First described in 1986, Cameron ulcers are always associated with hiatal hernias. They can be a serious, sometimes fatal, complication and need to be considered during any gastrointestinal examination. Once diagnosed, Cameron ulcers can be treated to mitigate their potential health risks.
A hiatal hernia is when the stomach protrudes into the opening of the esophagus. Small hiatal hernias rarely cause any symptoms at all, and people can live their entire lives without even knowing they have the condition. Larger hiatal hernias, however, allows food and stomach acid to travel up into the esophagus, causing a variety of problems. One of the complications can be Cameron ulcers, which are linear erosions along the gastric folds of a hiatal hernia. The ulcers are normally thin, superficial and non-bleeding, although they can become inflamed over time.
Cameron ulcers are found in 5% of hiatal hernia patients.
While the exact causes are still open to debate, Cameron ulcers are believed to develop due to excessive stomach acid, mechanical trauma, or ischemia, which is a lack of blood supply to the tissue.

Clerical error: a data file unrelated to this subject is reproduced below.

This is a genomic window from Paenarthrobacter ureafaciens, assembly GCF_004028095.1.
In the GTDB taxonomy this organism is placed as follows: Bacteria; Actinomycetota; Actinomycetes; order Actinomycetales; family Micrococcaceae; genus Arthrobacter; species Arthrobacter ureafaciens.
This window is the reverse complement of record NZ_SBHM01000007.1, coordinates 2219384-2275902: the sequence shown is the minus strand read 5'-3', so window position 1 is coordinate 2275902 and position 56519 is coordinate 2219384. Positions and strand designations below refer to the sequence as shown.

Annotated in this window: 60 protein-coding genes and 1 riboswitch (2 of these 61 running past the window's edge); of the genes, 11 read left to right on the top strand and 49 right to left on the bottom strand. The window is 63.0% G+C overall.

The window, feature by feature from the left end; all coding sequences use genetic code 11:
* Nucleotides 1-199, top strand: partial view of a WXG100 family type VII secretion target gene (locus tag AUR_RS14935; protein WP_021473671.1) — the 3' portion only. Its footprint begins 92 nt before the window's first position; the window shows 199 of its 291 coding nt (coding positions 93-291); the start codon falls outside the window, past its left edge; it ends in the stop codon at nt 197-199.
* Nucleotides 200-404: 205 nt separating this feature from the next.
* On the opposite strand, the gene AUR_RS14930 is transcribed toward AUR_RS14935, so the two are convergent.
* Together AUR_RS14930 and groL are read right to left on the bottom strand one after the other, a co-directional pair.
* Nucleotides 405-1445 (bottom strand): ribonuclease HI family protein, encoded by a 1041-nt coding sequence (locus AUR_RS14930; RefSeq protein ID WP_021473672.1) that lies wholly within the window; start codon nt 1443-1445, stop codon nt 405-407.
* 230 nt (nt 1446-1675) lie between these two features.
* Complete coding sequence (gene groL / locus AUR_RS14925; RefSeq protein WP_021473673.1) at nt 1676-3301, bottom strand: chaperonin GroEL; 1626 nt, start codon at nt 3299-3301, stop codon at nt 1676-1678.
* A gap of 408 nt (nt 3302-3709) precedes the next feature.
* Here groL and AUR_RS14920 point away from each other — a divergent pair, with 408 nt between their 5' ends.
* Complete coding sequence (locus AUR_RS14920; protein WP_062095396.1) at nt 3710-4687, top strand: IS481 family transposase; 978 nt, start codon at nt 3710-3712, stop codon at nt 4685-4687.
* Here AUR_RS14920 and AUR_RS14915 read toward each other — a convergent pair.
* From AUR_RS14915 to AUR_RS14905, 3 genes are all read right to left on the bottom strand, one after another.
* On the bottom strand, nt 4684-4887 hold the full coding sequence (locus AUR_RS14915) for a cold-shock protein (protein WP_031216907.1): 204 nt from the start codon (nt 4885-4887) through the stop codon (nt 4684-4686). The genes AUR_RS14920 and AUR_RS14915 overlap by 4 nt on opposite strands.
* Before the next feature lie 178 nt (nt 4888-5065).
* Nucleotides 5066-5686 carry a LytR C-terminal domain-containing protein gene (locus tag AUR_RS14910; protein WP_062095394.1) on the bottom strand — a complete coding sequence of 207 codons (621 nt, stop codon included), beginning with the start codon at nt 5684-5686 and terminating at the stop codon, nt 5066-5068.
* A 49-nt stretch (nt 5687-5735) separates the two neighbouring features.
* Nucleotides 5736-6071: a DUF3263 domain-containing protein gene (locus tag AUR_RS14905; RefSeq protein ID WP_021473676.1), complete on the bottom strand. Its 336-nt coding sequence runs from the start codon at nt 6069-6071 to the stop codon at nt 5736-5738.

The typical symptoms of a hiatal hernia are chest pain, heart burn, nausea, and belching. Patients will sometimes experience difficulty breathing and swallowing. Since these symptoms can mimic those of a heart attack, it’s always important to consult a doctor for a proper diagnosis.
Cameron ulcers can exacerbate the traditional hiatal hernia symptoms. If serious, Cameron ulcers may also cause stomach bleeding, leading to iron deficiency anemia due to the chronic blood loss. In extremely rare cases, this bleeding can prove fatal if left untreated.
Endoscopy is the best way to diagnose Cameron ulcers. In an endoscopy, the doctor inserts a thin flexible tube down the patient’s throat. This tube, called an endoscope, is equipped with a fiber-optic light and camera, enabling the doctor to inspect the esophagus and stomach for any ulcers or inflammation. Cameron ulcers are so thin and subtle in appearance, they’re often overlooked unless care is taken.
Since stomach acid can aggravate Cameron ulcers, acid suppressants, like over-the-counter antacids and other prescription drugs, are the first line of defense. Patients will also be given iron supplements to prevent the risk of anemia. Surgery is reserved for only the most extreme cases of stomach bleeding.
The combination of acid suppressants and iron supplements has proven very successful in Cameron ulcer treatment. The vast majority of patients demonstrate healing and a reversal of the condition in as little as six weeks.